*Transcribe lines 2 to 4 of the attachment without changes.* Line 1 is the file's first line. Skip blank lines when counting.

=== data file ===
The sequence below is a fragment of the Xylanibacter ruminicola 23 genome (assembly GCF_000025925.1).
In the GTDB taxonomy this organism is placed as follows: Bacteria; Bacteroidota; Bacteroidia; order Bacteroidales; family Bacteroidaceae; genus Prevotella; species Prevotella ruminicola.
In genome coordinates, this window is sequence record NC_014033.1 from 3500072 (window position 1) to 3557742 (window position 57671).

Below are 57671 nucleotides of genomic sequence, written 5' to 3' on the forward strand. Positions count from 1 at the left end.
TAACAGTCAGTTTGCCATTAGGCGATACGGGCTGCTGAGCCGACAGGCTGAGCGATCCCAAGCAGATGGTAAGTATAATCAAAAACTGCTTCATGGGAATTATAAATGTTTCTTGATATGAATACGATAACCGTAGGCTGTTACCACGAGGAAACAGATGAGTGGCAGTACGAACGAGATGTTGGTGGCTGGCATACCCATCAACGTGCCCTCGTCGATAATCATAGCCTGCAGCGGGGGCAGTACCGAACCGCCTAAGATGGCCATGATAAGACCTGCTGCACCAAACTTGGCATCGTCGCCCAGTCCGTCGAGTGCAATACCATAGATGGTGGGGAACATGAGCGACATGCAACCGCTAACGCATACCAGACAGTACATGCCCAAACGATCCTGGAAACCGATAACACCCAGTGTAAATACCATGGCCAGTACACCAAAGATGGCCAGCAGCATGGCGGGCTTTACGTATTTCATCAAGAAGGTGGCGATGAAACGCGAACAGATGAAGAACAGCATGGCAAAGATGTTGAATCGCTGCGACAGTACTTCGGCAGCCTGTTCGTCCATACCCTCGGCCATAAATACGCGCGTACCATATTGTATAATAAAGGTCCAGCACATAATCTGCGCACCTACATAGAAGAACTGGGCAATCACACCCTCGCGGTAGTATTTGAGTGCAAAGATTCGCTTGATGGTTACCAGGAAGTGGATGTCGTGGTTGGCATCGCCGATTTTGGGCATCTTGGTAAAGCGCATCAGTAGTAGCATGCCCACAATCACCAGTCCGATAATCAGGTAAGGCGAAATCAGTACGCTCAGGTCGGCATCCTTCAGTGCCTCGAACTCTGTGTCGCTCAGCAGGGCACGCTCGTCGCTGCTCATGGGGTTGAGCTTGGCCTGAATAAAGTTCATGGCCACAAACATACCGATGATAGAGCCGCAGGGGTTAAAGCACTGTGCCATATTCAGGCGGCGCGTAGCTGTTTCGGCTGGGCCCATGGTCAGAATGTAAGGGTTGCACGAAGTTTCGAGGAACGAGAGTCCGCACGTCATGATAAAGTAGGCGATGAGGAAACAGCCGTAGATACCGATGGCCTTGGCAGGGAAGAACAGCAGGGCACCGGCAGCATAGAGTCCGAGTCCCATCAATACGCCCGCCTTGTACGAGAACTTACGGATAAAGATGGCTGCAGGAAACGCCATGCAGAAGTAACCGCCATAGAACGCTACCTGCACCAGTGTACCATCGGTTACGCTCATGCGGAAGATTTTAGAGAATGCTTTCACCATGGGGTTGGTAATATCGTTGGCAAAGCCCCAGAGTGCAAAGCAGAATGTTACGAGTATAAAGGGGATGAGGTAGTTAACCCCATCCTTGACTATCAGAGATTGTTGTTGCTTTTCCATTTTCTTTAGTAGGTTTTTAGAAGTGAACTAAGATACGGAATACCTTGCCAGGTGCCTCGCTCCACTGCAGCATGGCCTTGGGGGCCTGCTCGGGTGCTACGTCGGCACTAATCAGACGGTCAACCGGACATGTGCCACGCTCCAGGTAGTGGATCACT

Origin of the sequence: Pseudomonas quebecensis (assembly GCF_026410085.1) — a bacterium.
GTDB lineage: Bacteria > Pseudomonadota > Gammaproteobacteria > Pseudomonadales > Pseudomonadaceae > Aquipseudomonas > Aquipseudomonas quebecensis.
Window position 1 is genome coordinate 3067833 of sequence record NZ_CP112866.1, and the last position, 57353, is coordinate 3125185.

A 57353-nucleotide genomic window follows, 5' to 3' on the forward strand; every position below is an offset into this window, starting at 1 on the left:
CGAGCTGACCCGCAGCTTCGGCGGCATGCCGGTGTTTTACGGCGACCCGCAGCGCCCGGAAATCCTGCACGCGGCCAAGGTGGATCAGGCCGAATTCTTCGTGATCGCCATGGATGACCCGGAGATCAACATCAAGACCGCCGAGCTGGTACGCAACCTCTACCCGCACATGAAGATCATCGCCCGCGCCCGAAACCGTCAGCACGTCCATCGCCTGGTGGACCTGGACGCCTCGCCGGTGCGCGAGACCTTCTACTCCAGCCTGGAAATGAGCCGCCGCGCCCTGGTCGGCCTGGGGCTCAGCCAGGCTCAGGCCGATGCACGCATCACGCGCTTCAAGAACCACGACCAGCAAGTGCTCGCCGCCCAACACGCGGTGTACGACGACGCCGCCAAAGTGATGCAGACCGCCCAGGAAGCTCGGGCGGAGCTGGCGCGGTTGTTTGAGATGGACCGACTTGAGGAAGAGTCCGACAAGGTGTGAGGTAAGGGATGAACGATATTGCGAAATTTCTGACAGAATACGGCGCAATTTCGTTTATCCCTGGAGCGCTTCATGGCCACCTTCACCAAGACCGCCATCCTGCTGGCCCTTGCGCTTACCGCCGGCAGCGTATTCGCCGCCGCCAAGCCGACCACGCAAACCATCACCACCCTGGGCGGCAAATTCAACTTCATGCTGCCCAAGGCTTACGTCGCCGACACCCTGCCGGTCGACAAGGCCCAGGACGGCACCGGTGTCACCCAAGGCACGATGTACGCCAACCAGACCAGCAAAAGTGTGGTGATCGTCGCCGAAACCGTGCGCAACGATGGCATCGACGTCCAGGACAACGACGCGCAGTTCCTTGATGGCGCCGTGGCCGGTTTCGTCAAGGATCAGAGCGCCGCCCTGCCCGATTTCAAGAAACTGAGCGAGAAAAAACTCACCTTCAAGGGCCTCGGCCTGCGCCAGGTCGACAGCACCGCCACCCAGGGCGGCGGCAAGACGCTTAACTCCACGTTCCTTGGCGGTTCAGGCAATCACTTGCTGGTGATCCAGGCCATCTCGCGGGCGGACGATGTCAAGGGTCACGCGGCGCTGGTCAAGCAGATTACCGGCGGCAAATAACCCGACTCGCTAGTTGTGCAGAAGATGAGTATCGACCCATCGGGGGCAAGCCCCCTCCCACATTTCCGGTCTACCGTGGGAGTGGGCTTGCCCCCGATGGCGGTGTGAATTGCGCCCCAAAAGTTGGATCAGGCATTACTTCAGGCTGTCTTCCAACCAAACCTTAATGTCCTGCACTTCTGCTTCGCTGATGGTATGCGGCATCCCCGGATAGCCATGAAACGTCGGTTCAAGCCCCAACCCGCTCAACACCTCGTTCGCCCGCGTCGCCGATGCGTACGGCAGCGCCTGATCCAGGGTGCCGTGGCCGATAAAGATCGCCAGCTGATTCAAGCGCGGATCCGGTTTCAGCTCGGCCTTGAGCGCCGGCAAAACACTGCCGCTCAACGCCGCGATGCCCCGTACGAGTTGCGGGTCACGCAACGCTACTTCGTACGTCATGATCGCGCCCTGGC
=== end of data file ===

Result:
In the GTDB taxonomy this organism is placed as follows: Bacteria; Bacteroidota; Bacteroidia; order Bacteroidales; family Bacteroidaceae; genus Prevotella; species Prevotella ruminicola.
In genome coordinates, this window is sequence record NC_014033.1 from 3500072 (window position 1) to 3557742 (window position 57671).

Below are 57671 nucleotides of genomic sequence, written 5' to 3' on the forward strand. Positions count from 1 at the left end.